You burn yourself out within the first few hours of the day because you exhausted your system. Which then makes everything feel hard. You innocently don’t know how to allocate your energy with intelligence, presence, choice, will, and trust.
Imagine going on a long hike, packing snacks, then eating all your snacks in the first 30 minutes just in case… just in case what? Exactly, there’s not a ton of validated logic to your over-worked brain either. Trying to fix all problems all at once and figure life out all at once will simply not work and make you super moody for sure. Update your mindset that keeping all your mental files open is NOT an effective strategy.
To be “helpful,” – your cute overworked brain overworks even more by trying to solve overlapping problems all at the same time. When, what it really needs is to be present to one thing at a time, which is how it operates best.
How do we help your brain refrain from overthinking?
- Breathe. Sigh, that’s better already, right?
- Write ALL the contents of your brain onto a piece of paper (don’t overthink, just write).
Initially, you might think, “I don’t have time for that?!” Just try it. You might think it could take a long time, but it will be less than 15 minutes and even less when you do it more often.
- Once you’ve laid out your thoughts- you can decide where to put your energy.
- Anything that you can’t get to today, just log it for the next day.
- It is important to celebrate the little things. The little errands and to-dos matter and take up brain space, so write them on there too.
- Don’t let the list run you; you use it to manage your mind and make clear choices one by one.
- Time block actions for even more efficiency and put things in your calendar to feel like everything will get done so your mind doesn’t need to keep all the files open- which we now know burns you out.
NOTE: If there are emotional files that come up, this is not about mind management; this is about taking the time to acknowledge and process your truth via feeling the sensations in your body and acknowledging them. This also does not require a lot of time once practiced and will enhance your energy even more. Emotions return back to usable energy when we let them move and stop shoving them down.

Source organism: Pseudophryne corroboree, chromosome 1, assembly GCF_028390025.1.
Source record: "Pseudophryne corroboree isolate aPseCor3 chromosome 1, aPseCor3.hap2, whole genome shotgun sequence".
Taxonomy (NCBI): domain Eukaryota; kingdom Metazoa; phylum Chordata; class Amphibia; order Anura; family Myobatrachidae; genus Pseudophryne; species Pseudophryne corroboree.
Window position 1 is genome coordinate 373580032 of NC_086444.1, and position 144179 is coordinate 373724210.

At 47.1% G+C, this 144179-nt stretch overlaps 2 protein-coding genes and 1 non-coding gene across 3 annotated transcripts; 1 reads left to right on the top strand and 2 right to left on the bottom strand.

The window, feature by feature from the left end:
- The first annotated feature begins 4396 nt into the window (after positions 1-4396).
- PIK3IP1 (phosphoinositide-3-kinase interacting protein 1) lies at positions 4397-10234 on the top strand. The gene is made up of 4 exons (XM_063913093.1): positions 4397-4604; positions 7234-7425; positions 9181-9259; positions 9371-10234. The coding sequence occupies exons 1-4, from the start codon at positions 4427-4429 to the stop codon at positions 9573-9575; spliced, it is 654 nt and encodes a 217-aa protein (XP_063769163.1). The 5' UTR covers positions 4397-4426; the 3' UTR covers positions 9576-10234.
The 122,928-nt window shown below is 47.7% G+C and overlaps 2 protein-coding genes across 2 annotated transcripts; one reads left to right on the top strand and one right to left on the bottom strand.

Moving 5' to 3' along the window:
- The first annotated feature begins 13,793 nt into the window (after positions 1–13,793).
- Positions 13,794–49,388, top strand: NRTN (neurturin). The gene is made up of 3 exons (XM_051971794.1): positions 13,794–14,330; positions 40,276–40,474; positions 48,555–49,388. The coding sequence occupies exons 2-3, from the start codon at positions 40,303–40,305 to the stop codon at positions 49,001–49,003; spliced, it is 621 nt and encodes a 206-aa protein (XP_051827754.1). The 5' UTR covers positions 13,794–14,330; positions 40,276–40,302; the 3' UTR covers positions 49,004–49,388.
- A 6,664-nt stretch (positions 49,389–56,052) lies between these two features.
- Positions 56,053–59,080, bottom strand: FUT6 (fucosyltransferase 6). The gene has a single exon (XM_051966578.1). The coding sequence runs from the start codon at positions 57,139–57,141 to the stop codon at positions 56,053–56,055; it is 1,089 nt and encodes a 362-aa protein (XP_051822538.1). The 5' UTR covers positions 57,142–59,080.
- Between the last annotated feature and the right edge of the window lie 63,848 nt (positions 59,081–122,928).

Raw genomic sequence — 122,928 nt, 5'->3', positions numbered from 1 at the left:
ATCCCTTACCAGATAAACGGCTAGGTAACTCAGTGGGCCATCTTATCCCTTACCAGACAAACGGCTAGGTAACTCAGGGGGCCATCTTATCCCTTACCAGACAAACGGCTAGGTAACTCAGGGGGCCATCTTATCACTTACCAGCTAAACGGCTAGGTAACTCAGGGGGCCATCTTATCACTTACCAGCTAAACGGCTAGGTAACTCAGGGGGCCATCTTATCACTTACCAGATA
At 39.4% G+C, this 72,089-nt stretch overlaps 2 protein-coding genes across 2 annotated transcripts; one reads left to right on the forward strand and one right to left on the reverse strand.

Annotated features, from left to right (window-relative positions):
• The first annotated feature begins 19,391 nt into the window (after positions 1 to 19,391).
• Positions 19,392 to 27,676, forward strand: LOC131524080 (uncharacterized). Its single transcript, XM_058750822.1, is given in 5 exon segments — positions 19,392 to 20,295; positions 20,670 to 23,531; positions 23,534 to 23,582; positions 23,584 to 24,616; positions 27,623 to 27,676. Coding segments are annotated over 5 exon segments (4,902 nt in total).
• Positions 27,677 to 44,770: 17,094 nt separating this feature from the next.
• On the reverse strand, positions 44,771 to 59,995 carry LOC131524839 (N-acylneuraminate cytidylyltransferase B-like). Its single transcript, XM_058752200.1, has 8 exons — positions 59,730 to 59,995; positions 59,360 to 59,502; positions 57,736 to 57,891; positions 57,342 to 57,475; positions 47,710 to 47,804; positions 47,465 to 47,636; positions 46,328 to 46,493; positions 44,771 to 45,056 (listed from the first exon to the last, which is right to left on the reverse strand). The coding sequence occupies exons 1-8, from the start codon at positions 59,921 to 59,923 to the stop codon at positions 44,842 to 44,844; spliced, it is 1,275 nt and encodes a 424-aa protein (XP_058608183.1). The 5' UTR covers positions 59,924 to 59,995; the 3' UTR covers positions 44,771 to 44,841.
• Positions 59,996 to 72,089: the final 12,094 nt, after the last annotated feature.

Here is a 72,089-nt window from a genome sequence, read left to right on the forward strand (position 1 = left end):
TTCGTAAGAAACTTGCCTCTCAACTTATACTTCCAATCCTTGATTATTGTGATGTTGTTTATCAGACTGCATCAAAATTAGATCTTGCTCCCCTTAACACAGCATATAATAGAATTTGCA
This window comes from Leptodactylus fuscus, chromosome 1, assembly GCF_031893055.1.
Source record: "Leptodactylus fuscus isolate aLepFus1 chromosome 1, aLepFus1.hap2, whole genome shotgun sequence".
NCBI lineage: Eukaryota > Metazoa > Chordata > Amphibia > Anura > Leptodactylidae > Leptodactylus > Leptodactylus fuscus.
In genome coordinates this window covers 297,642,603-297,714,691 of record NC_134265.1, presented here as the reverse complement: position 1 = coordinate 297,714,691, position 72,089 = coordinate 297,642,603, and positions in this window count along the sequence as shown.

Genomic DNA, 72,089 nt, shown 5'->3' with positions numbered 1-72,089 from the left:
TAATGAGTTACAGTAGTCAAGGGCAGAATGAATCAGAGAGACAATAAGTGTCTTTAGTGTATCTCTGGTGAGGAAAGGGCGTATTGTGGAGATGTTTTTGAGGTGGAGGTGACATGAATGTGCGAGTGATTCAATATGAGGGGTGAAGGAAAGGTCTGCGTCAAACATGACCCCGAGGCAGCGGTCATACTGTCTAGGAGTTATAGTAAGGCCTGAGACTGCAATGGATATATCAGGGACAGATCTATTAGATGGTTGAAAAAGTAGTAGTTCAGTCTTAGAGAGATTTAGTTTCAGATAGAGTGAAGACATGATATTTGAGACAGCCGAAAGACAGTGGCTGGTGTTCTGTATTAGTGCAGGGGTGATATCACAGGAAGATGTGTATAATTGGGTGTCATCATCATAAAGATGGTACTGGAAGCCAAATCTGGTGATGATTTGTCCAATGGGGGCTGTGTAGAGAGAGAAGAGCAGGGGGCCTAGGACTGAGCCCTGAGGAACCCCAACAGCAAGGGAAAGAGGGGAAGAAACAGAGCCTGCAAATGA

Check out my HEART BREATHING exercise to process old or gunked-up emotions quickly and easily.
When you can organize your mind and process your feelings in life will cease to feel so overwhelming.
Life only feels overwhelming when you overwhelm yourself.
Many life’s stressors are just about STUFF, just things to do, one after another.
When you think too much⏤trying to do everything at once⏤you leave the moment, you leave your capacity to think clearly and plan calmly. When you overwhelm yourself, you cannot access your naturally resilient resources- like your intuition, creative problem solving, breathing, etc…
The moment is where your power and intelligence live. The moment is also where you experience your life rather than just get things done.
Try the steps above.
You will turn that frown upside down in no time. Or at least you will turn your mouth’s frown into a nice straight line of acceptance, neutrality, and okay-ness, which is an amazing way to be also.
Either way, you will move the needle toward a better day.